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Occupational Therapy/Trends, COVID-19, Pandemics, Social Vulnerability, Social Occupational Therapy


Social occupational therapy has been located throughout history as a field that is built mainly on the emergence of questioning themes related to the social contradictions and injustices of capitalist society. In the context of the COVID-19 pandemic, the chasms crated by these contradictions have become increasingly evident, nationally and globally, in view of the existing structural inequality. The population in social vulnerability is the most impacted by its effects, given the absence and/or insufficiency of resources, prevention strategies and/or treatment of the disease in their everyday lives, associated with the difficulties of execute social isolation, maintaining employment and income, as well as less access to health and basic sanitation. In view of this, it is emphasized the importance of the contributions of occupational social therapy, within the scope of research and/or intervention, based on thinking/doing that embraces the wants and needs of individuals and groups, which problematizes the impacts of structural inequalities in everyday life, what strengthens life-affirming movements, autonomy, citizenship and rights. Finally, promoting strategies for equality and recognition, in the democratization of the possibilities of continuing life in the pandemic and beyond.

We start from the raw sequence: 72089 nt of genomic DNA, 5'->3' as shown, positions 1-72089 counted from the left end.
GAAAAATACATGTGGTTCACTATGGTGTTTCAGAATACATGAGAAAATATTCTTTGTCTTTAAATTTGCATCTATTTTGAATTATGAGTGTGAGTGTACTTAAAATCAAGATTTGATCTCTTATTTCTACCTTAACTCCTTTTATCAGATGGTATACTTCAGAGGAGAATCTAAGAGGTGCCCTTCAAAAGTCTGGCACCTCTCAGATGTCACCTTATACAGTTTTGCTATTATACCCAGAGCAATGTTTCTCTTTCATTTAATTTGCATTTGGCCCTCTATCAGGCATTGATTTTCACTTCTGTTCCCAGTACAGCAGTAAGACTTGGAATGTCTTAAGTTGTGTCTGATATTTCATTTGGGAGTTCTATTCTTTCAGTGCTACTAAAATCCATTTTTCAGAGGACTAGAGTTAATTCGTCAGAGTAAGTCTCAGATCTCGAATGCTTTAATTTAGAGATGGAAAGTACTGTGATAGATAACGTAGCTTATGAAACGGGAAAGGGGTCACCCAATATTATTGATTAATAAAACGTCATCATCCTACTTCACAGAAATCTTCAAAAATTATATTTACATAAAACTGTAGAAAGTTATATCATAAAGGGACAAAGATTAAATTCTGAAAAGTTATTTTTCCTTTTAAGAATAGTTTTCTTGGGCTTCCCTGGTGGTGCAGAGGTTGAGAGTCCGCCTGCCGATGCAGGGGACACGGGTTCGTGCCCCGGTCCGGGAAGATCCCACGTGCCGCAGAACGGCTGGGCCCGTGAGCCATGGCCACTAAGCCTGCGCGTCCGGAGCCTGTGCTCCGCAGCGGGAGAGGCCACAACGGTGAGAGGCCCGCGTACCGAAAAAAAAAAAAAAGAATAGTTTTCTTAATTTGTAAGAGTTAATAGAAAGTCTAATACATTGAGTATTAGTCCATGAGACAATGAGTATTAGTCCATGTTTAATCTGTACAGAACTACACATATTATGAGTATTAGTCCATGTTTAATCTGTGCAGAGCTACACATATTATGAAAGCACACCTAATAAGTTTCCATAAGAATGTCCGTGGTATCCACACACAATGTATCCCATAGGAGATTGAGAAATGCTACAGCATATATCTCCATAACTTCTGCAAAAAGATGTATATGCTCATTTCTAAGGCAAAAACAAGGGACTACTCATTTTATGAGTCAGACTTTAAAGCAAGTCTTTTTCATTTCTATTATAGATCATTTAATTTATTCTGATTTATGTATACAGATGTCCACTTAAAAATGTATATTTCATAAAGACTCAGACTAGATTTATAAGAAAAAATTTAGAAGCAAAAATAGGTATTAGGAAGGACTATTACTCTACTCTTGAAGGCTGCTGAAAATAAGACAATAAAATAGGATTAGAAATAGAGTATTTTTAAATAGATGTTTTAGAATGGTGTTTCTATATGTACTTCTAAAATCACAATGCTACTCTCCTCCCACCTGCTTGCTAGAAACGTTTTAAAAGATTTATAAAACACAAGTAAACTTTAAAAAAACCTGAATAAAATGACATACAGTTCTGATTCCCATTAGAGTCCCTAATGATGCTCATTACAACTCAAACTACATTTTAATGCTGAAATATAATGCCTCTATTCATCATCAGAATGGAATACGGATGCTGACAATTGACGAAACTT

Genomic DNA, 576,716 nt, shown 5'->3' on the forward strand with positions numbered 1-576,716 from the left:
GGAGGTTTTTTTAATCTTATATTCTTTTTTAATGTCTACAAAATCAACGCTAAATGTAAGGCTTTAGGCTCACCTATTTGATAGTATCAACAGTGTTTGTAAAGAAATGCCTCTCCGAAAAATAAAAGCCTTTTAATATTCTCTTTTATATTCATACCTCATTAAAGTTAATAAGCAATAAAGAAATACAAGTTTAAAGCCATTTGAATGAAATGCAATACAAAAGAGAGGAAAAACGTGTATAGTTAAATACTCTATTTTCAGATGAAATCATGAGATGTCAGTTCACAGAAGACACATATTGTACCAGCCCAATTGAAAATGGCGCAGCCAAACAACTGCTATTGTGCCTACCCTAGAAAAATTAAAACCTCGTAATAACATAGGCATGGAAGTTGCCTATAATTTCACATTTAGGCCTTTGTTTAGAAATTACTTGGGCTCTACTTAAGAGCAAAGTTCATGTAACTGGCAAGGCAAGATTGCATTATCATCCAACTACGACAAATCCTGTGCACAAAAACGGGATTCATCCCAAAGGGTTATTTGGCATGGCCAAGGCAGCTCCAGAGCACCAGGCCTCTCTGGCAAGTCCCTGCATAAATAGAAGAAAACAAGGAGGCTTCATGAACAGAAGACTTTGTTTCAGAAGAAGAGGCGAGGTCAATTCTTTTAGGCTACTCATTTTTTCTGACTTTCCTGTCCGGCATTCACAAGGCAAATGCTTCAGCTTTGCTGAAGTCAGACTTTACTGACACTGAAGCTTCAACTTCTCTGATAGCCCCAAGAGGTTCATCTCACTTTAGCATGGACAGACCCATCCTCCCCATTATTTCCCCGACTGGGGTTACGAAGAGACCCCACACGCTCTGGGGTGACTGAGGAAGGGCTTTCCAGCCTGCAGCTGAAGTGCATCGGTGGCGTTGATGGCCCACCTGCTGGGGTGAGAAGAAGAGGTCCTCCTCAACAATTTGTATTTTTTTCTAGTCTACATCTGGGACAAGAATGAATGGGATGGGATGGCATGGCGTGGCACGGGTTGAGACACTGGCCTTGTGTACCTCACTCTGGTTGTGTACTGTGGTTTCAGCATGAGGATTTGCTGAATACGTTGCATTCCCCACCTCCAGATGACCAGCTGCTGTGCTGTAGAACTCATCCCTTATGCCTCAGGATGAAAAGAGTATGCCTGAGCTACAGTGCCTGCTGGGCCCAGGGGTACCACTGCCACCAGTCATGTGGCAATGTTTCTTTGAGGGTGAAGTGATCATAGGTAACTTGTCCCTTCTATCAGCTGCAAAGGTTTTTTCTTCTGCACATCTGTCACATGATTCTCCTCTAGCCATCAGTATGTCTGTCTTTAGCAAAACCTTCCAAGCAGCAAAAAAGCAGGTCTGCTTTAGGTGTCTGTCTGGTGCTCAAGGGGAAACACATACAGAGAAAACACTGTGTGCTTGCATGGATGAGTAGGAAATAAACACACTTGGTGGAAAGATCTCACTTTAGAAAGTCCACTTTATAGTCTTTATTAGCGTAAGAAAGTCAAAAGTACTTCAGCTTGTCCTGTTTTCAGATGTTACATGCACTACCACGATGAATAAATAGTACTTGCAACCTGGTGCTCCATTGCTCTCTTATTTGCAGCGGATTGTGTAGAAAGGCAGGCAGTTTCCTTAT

Author Biographies

Magno Nunes Farias, Federal University of São Carlos - UFSCar

Mestre em Educação, Doutorando em Educação pela Universidade Federal de São Carlos – UFSCar, Bolsista Capes (Coordenação de Aperfeiçoamento de Pessoal de Nível Superior). Integra o Grupo de Pesquisa “Cidadania, Ação Social, Educação e Terapia Ocupacional” do Laboratório METUIA da UFSCar.

Jaime Daniel Leite Junior, Federal University of São Carlos - UFSCar

Doutorando em Terapia Ocupacional pela Universidade Federal – UFSCar, Bolsista FAPESP (Fundação de Amparo à Pesquisa do Estado de São Paulo). Integra o Grupo de Pesquisa “Cidadania, Ação Social, Educação e Terapia Ocupacional” do Laboratório METUIA da UFSCar.




Health Sciences